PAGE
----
Praying with people of other faiths reinforces our awareness that the divine mystery transcends all doctrines. Yes, we cherish the Christian faith, but with a heightened awareness that God is not ours, or anyone else's, to possess. That humility, together with a respect for the integrity of each faith on its own terms, is where we start.
The best policy when choosing music, prayers, symbols, and other elements for your gathering is always to ask for the input of the people of other faiths who will be participating. However we offer a few general guidelines and tips:
• Prayers should be just that - not show-and-tell moments in which different religions display their wares, but devices that help participants pray.
• Don't be afraid to use prayers and songs from particular religious communities, acknowledging where each originates and inviting people of other faiths to enter in to the extent that they may be able.
• The Book of Psalms can usually be used without offence among the Abrahamic Faiths. We especially recommend Psalm 23. The Lord's Prayer is also often acceptable for use among Abrahamic faiths but be sure to ask.
• For music (and prayers) it is often best to invite guests to bring something from their own tradition to share. There is a balance between allowing people to share things that are unique to their faith tradition, and also respectfully communicating to help people realise when something they offer from their own faith tradition may be offensive or alienating to people of other faiths.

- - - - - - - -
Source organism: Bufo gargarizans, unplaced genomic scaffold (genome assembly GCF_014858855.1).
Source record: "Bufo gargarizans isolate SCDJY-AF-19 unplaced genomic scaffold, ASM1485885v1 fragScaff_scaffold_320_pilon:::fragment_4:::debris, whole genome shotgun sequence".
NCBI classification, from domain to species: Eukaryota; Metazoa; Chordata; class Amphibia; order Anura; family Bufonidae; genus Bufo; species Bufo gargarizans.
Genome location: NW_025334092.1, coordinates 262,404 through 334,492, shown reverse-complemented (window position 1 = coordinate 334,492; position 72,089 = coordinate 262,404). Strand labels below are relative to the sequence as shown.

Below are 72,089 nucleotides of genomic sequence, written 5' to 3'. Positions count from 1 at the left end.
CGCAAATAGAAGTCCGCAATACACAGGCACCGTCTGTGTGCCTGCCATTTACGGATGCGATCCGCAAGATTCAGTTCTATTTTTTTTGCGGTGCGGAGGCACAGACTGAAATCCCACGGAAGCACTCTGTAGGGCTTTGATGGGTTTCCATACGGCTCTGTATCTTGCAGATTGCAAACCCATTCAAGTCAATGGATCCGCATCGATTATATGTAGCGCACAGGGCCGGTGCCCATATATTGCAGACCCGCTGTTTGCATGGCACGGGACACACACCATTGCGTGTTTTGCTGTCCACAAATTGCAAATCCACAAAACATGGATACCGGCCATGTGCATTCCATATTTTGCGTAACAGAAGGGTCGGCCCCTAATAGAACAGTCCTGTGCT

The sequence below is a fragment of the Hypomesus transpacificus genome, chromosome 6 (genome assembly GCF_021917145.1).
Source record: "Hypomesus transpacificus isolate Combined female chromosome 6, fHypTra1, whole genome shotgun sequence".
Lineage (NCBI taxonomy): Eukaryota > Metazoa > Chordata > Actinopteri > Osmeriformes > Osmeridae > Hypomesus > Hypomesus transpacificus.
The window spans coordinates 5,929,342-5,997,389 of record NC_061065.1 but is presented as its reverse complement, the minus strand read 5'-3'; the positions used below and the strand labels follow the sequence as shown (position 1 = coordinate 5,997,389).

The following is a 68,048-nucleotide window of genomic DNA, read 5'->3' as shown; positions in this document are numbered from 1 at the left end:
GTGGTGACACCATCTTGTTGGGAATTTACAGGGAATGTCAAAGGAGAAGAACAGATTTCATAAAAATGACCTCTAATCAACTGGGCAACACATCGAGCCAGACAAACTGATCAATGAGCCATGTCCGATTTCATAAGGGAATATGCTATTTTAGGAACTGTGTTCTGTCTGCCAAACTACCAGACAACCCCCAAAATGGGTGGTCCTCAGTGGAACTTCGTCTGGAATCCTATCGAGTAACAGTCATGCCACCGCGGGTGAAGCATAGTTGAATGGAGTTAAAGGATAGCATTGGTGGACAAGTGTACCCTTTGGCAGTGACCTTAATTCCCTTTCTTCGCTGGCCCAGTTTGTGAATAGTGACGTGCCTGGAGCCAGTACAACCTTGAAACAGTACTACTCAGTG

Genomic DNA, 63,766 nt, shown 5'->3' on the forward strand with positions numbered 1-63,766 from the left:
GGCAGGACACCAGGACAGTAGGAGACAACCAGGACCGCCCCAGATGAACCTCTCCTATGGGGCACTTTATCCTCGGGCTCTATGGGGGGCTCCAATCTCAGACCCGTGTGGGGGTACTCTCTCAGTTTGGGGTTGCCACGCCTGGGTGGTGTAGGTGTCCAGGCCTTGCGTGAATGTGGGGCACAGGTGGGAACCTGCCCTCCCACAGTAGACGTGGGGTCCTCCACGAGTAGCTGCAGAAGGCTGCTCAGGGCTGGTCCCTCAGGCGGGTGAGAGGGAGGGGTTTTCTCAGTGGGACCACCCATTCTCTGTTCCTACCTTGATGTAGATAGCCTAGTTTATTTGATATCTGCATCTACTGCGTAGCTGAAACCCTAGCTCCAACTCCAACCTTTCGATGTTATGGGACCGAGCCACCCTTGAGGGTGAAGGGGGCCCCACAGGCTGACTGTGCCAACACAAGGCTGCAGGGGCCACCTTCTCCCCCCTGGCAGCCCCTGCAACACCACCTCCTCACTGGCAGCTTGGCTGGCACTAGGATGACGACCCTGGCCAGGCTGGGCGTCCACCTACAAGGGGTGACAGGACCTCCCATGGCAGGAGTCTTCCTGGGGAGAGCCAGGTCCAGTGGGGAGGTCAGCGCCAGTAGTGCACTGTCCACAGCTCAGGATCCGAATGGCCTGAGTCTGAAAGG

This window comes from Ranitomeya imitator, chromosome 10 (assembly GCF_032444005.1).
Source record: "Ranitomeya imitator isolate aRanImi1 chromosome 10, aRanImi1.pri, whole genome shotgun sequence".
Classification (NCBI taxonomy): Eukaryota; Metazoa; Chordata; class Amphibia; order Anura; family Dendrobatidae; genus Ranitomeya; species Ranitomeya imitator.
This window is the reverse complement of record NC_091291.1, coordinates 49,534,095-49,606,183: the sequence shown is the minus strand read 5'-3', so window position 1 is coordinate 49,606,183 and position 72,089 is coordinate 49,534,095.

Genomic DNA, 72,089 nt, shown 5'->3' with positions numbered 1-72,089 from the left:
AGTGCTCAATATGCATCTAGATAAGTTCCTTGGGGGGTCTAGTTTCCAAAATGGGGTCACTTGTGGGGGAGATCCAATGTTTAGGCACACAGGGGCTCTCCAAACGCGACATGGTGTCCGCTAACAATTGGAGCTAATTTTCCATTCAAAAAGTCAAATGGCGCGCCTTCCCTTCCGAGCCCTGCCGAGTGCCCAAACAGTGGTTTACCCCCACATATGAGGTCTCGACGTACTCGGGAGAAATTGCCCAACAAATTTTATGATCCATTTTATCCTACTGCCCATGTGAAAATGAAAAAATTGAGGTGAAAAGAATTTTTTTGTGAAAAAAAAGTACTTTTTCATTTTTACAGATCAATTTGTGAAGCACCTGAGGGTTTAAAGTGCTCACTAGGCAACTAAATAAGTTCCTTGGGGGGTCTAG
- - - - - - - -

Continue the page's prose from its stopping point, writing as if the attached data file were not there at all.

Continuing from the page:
• Silence often speaks louder than words. Let it.
• Look for symbols (candles, flowers, water etc) and gestures (worship, prayer, blessing) which may carry religious significance for all.
Here are some examples of what others have done during such gatherings. But what was right for them may not suit you. Focus on the people and purpose of the particular gathering you have in mind. The following resources may be of help to you in this endeavour.
Sample Orders of Service
Christian Order of Service on the Theme of People of Other Faiths
Recognising that God is the creator and provider of the whole human family, and respecting sincere efforts to know and relate to God, this order of worship, adapted from With all God's People: The New Ecumenical Prayer Cycle, suggests elements that enable us to pray for neighbours of other faiths.
web version | pdf version
Prayers and Readings for Times of Tragedy
Finding Words for Unspeakable Tragedy: Resources for Ecumenical and Interfaith Worship and Prayer (from National Council of Churches USA)
Prayers and Resources- General
You may find some of the prayers and readings within the following books useful in planning an interfaith gathering. Not everything in these books will be suitable but they may be a helpful resource. Please see our disclaimer.
Mosaic, Favourite Prayers and Reflections from Inspiring Australians
Rosalind Bradley (Editor)
1000 World Prayers from Many Faiths and from Around the World
Marcus Braybrooke and John Hunt (Editors)
Bedside Prayers: Prayers and Poems for when you Rise and Go to Sleep
Peace Prayers: Meditations, Affirmations, Invocations, Poems, and Prayers for Peace
Harper San Francisco Staff
Rituals for Life, Loss, and Love
All in Good Faith: A Resource Book for Multi-faith Prayer
Jean Potter and Marcus Braybrooke (Editors)
Life Prayers: 365 Prayers, Blessings, and Affirmations to Celebrate the Human Journey, from Around the World
Elizabeth Roberts and Elias Amidon (Editors)